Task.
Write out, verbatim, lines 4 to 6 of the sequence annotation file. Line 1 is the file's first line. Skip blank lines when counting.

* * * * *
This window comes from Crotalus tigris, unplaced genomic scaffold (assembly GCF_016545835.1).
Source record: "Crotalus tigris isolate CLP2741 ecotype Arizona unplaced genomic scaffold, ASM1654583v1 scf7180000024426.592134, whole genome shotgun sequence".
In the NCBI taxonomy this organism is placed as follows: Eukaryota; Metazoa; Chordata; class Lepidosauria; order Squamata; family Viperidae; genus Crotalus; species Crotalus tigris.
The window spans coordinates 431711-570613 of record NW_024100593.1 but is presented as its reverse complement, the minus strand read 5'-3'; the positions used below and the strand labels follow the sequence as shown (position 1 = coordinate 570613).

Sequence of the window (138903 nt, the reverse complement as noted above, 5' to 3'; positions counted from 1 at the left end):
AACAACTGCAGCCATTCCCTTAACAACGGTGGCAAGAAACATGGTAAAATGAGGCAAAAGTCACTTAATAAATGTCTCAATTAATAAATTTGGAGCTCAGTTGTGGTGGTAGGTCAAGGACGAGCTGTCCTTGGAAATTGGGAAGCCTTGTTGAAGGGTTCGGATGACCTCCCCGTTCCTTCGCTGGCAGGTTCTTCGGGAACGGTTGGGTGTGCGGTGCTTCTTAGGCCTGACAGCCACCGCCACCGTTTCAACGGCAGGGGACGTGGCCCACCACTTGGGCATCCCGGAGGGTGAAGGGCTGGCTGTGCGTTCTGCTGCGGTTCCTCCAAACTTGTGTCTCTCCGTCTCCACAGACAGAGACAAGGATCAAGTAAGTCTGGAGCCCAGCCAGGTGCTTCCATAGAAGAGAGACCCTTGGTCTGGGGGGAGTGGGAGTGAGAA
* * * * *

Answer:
The window spans coordinates 431711-570613 of record NW_024100593.1 but is presented as its reverse complement, the minus strand read 5'-3'; the positions used below and the strand labels follow the sequence as shown (position 1 = coordinate 570613).

Sequence of the window (138903 nt, the reverse complement as noted above, 5' to 3'; positions counted from 1 at the left end):
AACAACTGCAGCCATTCCCTTAACAACGGTGGCAAGAAACATGGTAAAATGAGGCAAAAGTCACTTAATAAATGTCTCAATTAATAAATTTGGAGCTCAGTTGTGGTGGTAGGTCAAGGACGAGCTGTCCTTGGAAATTGGGAAGCCTTGTTGAAGGGTTCGGATGACCTCCCCGTTCCTTCGCTGGCAGGTTCTTCGGGAACGGTTGGGTGTGCGGTGCTTCTTAGGCCTGACAGCCACCGCCACCGTTTCAACGGCAGGGGACGTGGCCCACCACTTGGGCATCCCGGAGGGTGAAGGGCTGGCTGTGCGTTCTGCTGCGGTTCCTCCAAACTTGTGTCTCTCCGTCTCCACAGACAGAGACAAGGATCAAGTAAGTCTGGAGCCCAGCCAGGTGCTTCCATAGAAGAGAGACCCTTGGTCTGGGGGGAGTGGGAGTGAGAA